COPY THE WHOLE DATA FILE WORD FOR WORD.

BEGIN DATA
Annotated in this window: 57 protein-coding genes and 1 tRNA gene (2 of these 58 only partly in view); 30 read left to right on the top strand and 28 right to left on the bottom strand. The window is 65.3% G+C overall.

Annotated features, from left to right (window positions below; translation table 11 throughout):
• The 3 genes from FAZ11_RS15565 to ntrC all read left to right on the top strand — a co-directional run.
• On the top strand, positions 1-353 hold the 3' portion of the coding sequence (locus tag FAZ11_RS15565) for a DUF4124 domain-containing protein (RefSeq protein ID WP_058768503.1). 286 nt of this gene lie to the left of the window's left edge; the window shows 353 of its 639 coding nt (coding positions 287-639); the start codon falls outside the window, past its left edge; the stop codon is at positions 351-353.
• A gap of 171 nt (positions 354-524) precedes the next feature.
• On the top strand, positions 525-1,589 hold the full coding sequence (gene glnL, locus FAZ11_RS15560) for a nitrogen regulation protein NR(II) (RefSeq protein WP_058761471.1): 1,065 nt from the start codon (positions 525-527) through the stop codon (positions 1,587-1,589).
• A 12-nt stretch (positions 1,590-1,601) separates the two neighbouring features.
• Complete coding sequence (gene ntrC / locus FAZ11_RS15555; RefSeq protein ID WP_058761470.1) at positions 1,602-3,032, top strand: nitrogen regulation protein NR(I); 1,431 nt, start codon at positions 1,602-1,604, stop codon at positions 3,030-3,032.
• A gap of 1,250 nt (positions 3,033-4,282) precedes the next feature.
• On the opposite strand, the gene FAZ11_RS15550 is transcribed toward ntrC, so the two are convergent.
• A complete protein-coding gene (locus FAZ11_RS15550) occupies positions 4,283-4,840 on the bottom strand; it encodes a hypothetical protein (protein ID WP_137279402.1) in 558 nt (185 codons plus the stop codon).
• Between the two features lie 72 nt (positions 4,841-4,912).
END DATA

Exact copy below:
Annotated in this window: 57 protein-coding genes and 1 tRNA gene (2 of these 58 only partly in view); 30 read left to right on the top strand and 28 right to left on the bottom strand. The window is 65.3% G+C overall.

Annotated features, from left to right (window positions below; translation table 11 throughout):
• The 3 genes from FAZ11_RS15565 to ntrC all read left to right on the top strand — a co-directional run.
• On the top strand, positions 1-353 hold the 3' portion of the coding sequence (locus tag FAZ11_RS15565) for a DUF4124 domain-containing protein (RefSeq protein ID WP_058768503.1). 286 nt of this gene lie to the left of the window's left edge; the window shows 353 of its 639 coding nt (coding positions 287-639); the start codon falls outside the window, past its left edge; the stop codon is at positions 351-353.
• A gap of 171 nt (positions 354-524) precedes the next feature.
• On the top strand, positions 525-1,589 hold the full coding sequence (gene glnL, locus FAZ11_RS15560) for a nitrogen regulation protein NR(II) (RefSeq protein WP_058761471.1): 1,065 nt from the start codon (positions 525-527) through the stop codon (positions 1,587-1,589).
• A 12-nt stretch (positions 1,590-1,601) separates the two neighbouring features.
• Complete coding sequence (gene ntrC / locus FAZ11_RS15555; RefSeq protein ID WP_058761470.1) at positions 1,602-3,032, top strand: nitrogen regulation protein NR(I); 1,431 nt, start codon at positions 1,602-1,604, stop codon at positions 3,030-3,032.
• A gap of 1,250 nt (positions 3,033-4,282) precedes the next feature.
• On the opposite strand, the gene FAZ11_RS15550 is transcribed toward ntrC, so the two are convergent.
• A complete protein-coding gene (locus FAZ11_RS15550) occupies positions 4,283-4,840 on the bottom strand; it encodes a hypothetical protein (protein ID WP_137279402.1) in 558 nt (185 codons plus the stop codon).
• Between the two features lie 72 nt (positions 4,841-4,912).